Which has no effect on the amp section of the Avr what so ever who is this guy. Do they not have moderators on this site this guy is as dumb as a beetle. He is on here like he is saving the world from bad audio his remarks and advice are wrong but they are funny to read. But could make somebody buy something they don't need and that's not cool. I love reading bs like that when it's totally obvious he knows nothing at all about audio. But If you own electronics that makes you an expert. Do you Really think the naim man thinks a sub will take 75 percent of an avr,s power that is funny.
post #137 of 334
Quote:
Originally Posted by SledgeHammer View Post

Yeah, and there are a lot of people who don't like what the room EQ does too smile.gif. If you have an AVR with it, I'd say, yeah, of course, try it and see if you like what it does. I have not seen too many people on here say it made a night & day difference. A 1% improvement is an improvement of course, but its not worth going out and upgrading your AVR for.

A lot of people not liking XT32 sounds misinformed to me. Just read the Odyssey thread and you'll see that XT32 (not XT) does make a night and day difference. Maybe someone who wasn't doing it correctly or had to make some minor modifications after calibration. Then you have the pro setup which is even better. I just don't see how you came to that conclusion.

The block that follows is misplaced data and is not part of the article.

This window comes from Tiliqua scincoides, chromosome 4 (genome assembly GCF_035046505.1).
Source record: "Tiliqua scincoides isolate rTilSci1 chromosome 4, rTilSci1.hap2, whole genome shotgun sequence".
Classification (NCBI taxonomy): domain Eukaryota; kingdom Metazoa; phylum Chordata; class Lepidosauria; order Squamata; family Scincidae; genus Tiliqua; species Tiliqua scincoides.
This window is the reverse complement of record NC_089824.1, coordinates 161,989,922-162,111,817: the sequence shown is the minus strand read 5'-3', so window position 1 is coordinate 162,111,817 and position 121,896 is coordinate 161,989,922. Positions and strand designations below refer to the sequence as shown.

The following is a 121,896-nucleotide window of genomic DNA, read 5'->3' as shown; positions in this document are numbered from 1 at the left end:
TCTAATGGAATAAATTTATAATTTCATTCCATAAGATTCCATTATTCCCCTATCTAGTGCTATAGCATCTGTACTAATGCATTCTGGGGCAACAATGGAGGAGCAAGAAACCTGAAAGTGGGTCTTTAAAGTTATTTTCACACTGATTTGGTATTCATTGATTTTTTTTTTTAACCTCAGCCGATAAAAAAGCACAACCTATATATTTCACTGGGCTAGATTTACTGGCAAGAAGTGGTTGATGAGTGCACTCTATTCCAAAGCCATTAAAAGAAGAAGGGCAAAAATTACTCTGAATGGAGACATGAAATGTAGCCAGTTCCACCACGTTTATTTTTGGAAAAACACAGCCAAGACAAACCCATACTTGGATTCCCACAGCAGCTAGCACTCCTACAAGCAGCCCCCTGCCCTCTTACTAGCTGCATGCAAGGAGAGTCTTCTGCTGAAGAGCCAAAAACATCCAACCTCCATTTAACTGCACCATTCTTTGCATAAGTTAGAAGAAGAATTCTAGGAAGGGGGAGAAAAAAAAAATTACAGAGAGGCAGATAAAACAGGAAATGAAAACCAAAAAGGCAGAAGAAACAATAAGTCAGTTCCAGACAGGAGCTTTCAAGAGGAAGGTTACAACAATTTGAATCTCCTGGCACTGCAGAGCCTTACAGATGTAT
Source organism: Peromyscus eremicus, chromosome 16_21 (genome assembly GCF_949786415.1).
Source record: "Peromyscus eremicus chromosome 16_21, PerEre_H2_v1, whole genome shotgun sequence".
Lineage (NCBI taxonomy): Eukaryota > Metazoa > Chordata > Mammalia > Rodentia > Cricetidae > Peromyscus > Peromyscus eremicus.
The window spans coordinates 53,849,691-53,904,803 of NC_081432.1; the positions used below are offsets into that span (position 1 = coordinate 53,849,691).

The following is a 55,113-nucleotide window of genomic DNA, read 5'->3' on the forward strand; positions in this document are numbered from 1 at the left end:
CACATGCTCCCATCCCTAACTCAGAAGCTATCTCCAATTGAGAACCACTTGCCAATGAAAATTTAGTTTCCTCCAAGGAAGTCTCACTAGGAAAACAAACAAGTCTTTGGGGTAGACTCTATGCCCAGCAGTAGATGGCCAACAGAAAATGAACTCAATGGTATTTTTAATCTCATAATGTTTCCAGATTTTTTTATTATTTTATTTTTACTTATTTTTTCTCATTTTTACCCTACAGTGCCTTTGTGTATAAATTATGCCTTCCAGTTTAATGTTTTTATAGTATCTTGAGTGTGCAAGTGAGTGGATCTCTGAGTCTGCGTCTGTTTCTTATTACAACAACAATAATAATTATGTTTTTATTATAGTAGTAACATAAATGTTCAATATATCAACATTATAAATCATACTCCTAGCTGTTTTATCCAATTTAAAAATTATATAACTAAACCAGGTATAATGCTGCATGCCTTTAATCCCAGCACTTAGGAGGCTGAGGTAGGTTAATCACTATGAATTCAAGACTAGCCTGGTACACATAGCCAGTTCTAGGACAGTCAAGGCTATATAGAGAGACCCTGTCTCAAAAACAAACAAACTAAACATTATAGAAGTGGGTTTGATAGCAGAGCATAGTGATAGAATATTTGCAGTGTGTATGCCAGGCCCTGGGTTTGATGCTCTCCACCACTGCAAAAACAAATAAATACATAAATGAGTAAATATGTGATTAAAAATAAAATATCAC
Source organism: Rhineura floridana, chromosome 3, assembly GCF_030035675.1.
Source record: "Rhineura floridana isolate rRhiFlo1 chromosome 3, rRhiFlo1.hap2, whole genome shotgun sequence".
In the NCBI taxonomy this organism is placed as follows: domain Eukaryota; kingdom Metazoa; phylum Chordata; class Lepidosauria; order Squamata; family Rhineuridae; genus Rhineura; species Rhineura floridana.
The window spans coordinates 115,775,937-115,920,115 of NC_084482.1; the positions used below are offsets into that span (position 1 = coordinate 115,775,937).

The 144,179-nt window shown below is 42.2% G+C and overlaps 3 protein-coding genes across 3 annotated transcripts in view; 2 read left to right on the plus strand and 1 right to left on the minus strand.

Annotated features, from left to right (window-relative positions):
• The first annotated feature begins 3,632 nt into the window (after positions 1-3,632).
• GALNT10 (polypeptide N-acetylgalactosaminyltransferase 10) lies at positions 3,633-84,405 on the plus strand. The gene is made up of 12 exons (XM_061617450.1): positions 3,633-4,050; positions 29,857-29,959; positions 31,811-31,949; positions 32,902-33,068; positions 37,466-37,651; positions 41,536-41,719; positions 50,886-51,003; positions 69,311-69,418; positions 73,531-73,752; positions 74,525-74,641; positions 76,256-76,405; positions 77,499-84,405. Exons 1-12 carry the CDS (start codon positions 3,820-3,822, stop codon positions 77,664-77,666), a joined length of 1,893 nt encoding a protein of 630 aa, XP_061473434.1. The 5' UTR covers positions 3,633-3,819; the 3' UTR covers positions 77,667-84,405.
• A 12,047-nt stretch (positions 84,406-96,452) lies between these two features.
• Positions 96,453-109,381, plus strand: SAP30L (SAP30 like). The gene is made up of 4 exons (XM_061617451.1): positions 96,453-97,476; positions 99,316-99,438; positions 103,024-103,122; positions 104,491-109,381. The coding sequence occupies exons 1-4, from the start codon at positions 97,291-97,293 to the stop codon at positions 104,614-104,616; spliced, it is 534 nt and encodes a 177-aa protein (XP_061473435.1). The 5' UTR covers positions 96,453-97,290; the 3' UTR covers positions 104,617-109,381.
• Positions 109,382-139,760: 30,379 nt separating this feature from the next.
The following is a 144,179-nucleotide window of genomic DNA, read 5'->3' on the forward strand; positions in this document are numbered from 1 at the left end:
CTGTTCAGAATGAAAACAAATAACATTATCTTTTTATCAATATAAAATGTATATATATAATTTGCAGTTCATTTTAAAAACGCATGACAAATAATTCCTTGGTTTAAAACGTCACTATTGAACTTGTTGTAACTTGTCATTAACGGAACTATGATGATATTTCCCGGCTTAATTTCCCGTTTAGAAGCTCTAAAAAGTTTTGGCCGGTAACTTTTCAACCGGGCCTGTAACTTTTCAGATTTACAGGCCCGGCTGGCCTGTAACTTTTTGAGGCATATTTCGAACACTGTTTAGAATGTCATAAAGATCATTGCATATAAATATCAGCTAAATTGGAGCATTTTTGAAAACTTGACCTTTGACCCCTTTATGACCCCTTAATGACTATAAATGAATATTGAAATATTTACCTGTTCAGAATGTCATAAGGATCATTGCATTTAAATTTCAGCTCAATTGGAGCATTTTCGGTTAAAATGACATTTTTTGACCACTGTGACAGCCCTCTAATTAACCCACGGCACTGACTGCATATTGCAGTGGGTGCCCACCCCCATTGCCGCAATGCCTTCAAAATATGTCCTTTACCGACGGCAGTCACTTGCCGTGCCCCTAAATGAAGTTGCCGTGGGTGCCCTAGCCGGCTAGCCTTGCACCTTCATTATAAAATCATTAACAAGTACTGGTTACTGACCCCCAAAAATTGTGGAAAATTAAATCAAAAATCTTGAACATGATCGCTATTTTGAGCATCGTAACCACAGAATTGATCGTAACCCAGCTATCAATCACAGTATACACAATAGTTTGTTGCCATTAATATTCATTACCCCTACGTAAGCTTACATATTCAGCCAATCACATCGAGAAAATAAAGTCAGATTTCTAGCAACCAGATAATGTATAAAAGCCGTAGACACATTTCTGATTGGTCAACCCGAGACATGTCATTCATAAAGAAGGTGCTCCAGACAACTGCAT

post #138 of 334
Quote:
Originally Posted by urapnes1 View Post

Quote:
Originally Posted by SledgeHammer View Post

* There isn't really an audible difference between any AVR in the $0 to $1000 range which is most peoples price range. Anybody on here who says they can hear a difference given the same source and speakers (assuming the AVR can drive the speakers at the same db level) is blowing smoke and fooling themselves. 85db via an AVR vs. 85db via an external amp will sound exactly the same

I think an assumption you are making is that the listener can differentiate when the AVR can properly drive the speaker. Can you please be more specific on this point...how do you know when the thing is driving them properly or not. I have never seen a receiver indicate that it is doing a marginal job.

I think that you are making a legitimate point. Your question would be answered very well if AVRs had clipping indicators. It would be at least partially answered if AVRs had output power level meters. I know of no AVRs with either.
post #139 of 334
Quote:
It's just funny that the people who recommend the AVR's dont really have any idea how much a sub draws power from the amp. A sub in any receiver will draw about 75% of the power.
This comment is so awesome it deserves some sort of an award. smile.gif

More importantly: If a sub connected to an AVR's subwoofer pre-output steals power from the AVR, at least it has power. A sub connected to a pre/pro's subwoofer pre-output has no power. No power = no subwooferage. Advantage: AVR! cool.gif
post #140 of 334
Quote:
Originally Posted by Milt99 View Post

When is someone going to report this fool?
I did and then deleted it.
NAIM101 is harmless but is what I consider a polluter.
Posting totally mindless, pointless, meaningless drivel.
That members bother to respond only feeds the mindlessness.